Rabbit & Rodent Dental Problems

rabbits and rodents

At Castle Vets in Reading, we often see rabbits and rodents with a variety of dental problems. The teeth of most animals (including humans) stop growing after the initial development period, but rabbits, chinchillas, guinea pigs and rodents have teeth that grow continuously throughout their lives, which means dental problems will develop if these animals are unable to grind their teeth down through feeding and chewing.

Common causes of dental problems

  • Insufficient gnawing materials – these are needed so that the pet can grind and wear their teeth down naturally as they grow.
  • Poor nutrition during development can lead to dental and bone abnormalities.
  • Poor nutrition after the growth period leads to dental abnormalities.
  • Traumatic injury and/or broken teeth can lead to malocclusion (teeth not aligning properly).
  • Cavities and periodontal disease caused by a poor diet and bacteria passed on from owners.
  • Genetic abnormalities passed on from the parents (this is becoming much more common in rabbits because of poor breeding standards by irresponsible owners).

Symptoms of a dental problem

  • Decreased appetite, your pet may stop eating completely or only manage very small amounts at a time.
  • Drooling
  • Pawing at the mouth
  • Swellings around the jaw area or under the eye
  • Weight loss
  • Runny eyes (one or both eyes may be involved)
  • Discharge from the cheek or jaw area
  • Overgrown teeth may be visible

If your pet is showing any of these symptoms, please book an appointment with your vet straight away.

Dental problems in small animals

Dental problems in small animals

Common types of dental problems

  1. Overgrown incisors will normally be visible outside the animals mouth, but they can sometimes grow up through the roof of the mouth or out through the cheek (as you can imagine, this is very painful).
  2. Pre molar and molar teeth can grow painful spurs that rub against the tongue and cheek of the animal causing ulceration and laceration.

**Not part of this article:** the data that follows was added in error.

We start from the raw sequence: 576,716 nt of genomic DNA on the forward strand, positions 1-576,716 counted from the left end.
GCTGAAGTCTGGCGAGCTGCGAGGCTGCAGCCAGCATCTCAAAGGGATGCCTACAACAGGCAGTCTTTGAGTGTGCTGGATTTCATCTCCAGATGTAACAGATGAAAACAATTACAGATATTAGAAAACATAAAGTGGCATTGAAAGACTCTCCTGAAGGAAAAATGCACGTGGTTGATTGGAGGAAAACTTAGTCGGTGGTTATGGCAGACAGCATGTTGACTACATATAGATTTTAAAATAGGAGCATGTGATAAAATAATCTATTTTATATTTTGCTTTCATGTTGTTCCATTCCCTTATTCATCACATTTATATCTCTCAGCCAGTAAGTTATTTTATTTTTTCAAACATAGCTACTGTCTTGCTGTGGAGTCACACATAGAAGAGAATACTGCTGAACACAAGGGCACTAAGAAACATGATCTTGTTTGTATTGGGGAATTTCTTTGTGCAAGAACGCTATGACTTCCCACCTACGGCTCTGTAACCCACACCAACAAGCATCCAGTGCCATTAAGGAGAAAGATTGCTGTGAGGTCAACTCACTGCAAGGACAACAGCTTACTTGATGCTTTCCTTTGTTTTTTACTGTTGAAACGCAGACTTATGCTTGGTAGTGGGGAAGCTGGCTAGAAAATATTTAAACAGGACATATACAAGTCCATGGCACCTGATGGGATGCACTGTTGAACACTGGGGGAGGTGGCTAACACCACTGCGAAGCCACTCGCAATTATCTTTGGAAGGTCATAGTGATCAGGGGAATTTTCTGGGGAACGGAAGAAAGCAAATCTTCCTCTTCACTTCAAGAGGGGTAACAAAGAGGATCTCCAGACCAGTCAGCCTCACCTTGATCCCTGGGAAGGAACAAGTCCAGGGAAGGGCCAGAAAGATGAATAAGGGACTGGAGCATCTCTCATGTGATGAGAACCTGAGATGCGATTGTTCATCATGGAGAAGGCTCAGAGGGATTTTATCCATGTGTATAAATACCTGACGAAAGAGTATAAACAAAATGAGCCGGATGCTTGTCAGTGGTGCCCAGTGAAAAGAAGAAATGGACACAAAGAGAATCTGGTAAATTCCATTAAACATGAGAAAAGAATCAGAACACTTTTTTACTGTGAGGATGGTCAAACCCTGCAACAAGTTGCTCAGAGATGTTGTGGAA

3. Abscesses (a pocket of infected pus) can form because of infection in the mouth. They are most often seen as swellings around the jawline, cheek or under the eyes.
  4. Dental Caries and tooth decay  is usually caused by a diet of high energy and sweet foods (as in humans).
Dental abscesses in rabbits

Dental abscesses in rabbits

Treatment of dental problems

Fortunately there is treatment available for dental problems in rabbits and rodents

  • Maloccluded or Overgrown Incisor teeth – The vet is usually able to clip or file these teeth down without the need for sedation or an anaesthetic if the pet will tolerate it. Some pets need to visit the vet every 1-2 months to have this procedure performed.
  • Spurs on Pre-Molars or Molars – The vet may need to give your pet an anaesthetic in order to be able to file these teeth and make him or her more comfortable.
  • Dental abscesses – The treatment of these will depend on the location and severity of the problem. The abscesses of small animals do not drain well and often need to be surgically removed under an anaesthetic.
Spurs form on teeth and can cause a lot of pain when the dig into the mouth and tongue

Spurs form on teeth and can cause a lot of pain when the dig into the mouth and tongue

Care and prevention of pets with dental problems

A rabbit or rodent diagnosed with dental problems will often require regular visits to the vet for treatment, but you can help a great deal by providing the correct nutrition. Feeding the right foods is vitally important and giving your pet a balanced diet will go a long way to helping with dental problems as it will enable them to grind their teeth down properly. Rabbits, guinea pigs and Chinchillas all require plenty of good quality hay/dried grass to help keep their digestive systems and teeth healthy. All pets should be able to gnaw on hard foods and veggies that will really work their jaws (check which ones are suitable for your pet first) and safe woods to chew on such as elm, ash, maple, birch, apple, orange, pear, peach and willow, which should be available in pet shops (do not give cedar, plum, redwood, cherry, and oleander). we also recommend that you do not feed too many sweet treats to your pet, especially rabbits.

For further information on the correct diet for your pet, you can have a chat to a veterinary nurse or check out the links below.

If you suspect that your pet has a dental problem we recommend that he or she sees a vet as soon as possible


One thought on “Rabbit & Rodent Dental Problems

  1. Pingback: Rabbit Awareness June 2017 | Castle Vets Reading

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